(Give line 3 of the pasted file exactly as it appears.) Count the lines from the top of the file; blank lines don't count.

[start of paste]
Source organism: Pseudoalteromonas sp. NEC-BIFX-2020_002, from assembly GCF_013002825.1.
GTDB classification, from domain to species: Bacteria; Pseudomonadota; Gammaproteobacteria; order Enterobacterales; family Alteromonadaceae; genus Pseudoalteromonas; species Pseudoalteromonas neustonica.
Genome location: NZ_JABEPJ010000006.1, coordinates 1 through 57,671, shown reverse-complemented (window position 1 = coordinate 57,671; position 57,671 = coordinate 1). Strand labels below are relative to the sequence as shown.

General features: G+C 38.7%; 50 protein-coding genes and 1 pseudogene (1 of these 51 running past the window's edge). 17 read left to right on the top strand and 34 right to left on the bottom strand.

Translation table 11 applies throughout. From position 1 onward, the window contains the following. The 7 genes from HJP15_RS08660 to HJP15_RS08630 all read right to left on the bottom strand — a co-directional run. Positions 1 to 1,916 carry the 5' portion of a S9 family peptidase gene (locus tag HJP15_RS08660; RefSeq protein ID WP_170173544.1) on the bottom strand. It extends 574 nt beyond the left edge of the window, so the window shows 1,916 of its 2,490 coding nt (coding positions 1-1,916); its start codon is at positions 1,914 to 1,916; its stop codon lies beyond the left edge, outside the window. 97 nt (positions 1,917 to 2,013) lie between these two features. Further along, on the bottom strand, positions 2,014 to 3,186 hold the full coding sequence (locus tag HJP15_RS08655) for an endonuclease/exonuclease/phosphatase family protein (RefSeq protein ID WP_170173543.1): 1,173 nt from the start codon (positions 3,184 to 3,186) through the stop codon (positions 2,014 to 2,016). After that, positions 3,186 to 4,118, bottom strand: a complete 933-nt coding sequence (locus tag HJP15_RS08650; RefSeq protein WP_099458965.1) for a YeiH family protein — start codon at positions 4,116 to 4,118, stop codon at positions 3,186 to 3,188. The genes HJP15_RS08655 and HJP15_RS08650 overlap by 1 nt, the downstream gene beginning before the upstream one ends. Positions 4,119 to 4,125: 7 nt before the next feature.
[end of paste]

Genome location: NZ_JABEPJ010000006.1, coordinates 1 through 57,671, shown reverse-complemented (window position 1 = coordinate 57,671; position 57,671 = coordinate 1). Strand labels below are relative to the sequence as shown.